The man in the street could only speculate as to why this was so until Wednesday this week when Zanu PF MPs let the cat out of the bag; they are in it to line their pockets!
The MPs, according to our sister publication NewsDay, have resolved to stall the constitution-making process because they want their daily allowances increased from US$25 to US$75. The story quotes Secretary for the Parliamentary Welfare Committee Kudakwashe Bhasikiti of Zanu PF as boasting that the MPs had told the Constitutional Select Committee “to suspend the whole programme until further notice”. His reason was, “they cannot go ahead when they have no money for our allowances”.
Unlike the police who were demanding an increase in their allowances, MPs have no moral right to try and squeeze everything out of the exchequer when they campaigned under the guise of serving the national interest. The money that the legislators are demanding flies in the face of reason, especially considering that MPs have not raised a whimper on civil servants’ starvation wages. It is clear that the MPs now want to milk the exchequer against the national interest at a time when essential service providers such as hospitals are in need of financial resources.
The actions of the MPs are casting aspersions on the seriousness of the constitution-making process, which they seem to be turning into a self-enriching exercise that will only move forward when the people who drive it feel satisfied with the size of their wallets. Although MDC-T chief whip Innocent Gonese framed the brouhaha in terms of a Zanu PF bid to ensure that elections are held under the Lancaster House Constitution, concerns remain on the extent to which partisan interests are being allowed to interfere with an important national process.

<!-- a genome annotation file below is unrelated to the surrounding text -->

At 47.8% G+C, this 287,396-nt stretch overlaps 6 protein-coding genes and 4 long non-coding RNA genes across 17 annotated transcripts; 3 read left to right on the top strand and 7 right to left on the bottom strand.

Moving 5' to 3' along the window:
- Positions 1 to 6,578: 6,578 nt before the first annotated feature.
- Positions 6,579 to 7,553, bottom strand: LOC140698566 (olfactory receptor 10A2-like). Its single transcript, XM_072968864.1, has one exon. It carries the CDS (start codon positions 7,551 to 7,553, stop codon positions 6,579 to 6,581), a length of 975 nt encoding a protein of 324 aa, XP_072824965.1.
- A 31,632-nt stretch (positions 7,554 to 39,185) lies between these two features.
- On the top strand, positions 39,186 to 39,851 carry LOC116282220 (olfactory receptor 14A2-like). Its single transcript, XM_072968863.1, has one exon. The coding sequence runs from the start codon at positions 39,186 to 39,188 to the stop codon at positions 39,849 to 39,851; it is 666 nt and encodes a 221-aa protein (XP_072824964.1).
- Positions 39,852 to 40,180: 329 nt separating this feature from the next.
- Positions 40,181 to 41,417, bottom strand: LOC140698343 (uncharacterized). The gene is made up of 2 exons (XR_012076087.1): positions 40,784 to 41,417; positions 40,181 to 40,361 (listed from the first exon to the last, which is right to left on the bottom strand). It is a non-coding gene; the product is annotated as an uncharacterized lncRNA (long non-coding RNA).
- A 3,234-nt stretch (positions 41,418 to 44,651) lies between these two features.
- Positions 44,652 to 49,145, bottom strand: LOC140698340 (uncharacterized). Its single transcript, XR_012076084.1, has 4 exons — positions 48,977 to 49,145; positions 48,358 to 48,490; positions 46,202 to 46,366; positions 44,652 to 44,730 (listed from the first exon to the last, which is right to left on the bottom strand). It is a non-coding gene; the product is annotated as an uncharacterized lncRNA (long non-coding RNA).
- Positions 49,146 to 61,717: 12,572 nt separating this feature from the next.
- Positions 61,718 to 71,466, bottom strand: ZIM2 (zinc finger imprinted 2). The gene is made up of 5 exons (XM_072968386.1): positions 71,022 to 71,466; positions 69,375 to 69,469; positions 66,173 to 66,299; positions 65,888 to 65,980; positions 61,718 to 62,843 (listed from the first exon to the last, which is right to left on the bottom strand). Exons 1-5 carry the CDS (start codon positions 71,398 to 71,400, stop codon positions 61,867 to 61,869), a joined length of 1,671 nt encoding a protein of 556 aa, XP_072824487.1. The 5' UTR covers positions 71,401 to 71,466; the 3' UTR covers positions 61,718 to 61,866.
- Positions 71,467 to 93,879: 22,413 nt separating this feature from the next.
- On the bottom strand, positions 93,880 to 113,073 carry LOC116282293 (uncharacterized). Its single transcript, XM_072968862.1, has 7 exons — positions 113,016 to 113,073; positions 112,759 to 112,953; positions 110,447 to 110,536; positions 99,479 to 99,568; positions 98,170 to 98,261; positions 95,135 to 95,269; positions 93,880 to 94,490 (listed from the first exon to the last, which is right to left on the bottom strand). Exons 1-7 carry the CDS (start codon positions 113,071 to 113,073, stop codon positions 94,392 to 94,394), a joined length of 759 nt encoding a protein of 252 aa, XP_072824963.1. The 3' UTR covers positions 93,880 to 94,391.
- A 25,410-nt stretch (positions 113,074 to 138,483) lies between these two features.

The delays surrounding the constitution-making process have made Zimbabweans curious about the motives of those disrupting the process.
Even if Zanu PF MPs intend to use this as an excuse to hold elections under the current constitution, they should be reminded that the envisaged benefits of that dispensation will fall away when the results are announced. Otherwise they would not be part of an inclusive government.
The reason why Zimbabweans agreed to let MPs drive the constitution-making process was that there is general consensus that parliament is supposed to act as a non-partisan constituent assembly. As such it is expected that MPs will conduct themselves in ways that reflect the national rather than partisan interests.
MPs need to be reminded by their parties that being in parliament is not an executive appointment in which one amasses as much wealth as possible. It is, in fact, a calling to serve the nation. That calling comes at an expense, and the expense is selflessness.
The self-important mentality among MPs should be nipped in the bud because it has become a curse that threatens national processes. MPs who feel that they need to be paid extortionate allowances for contributing to the nation-building process should, in fact, make way for people who want to represent the interests of the people. Alternatively, they should look for high-profile jobs where they can extort their employers.
It is about time that important national matters are given the importance that they deserve. Those seeking to enrich themselves should make way for genuine representatives of the people.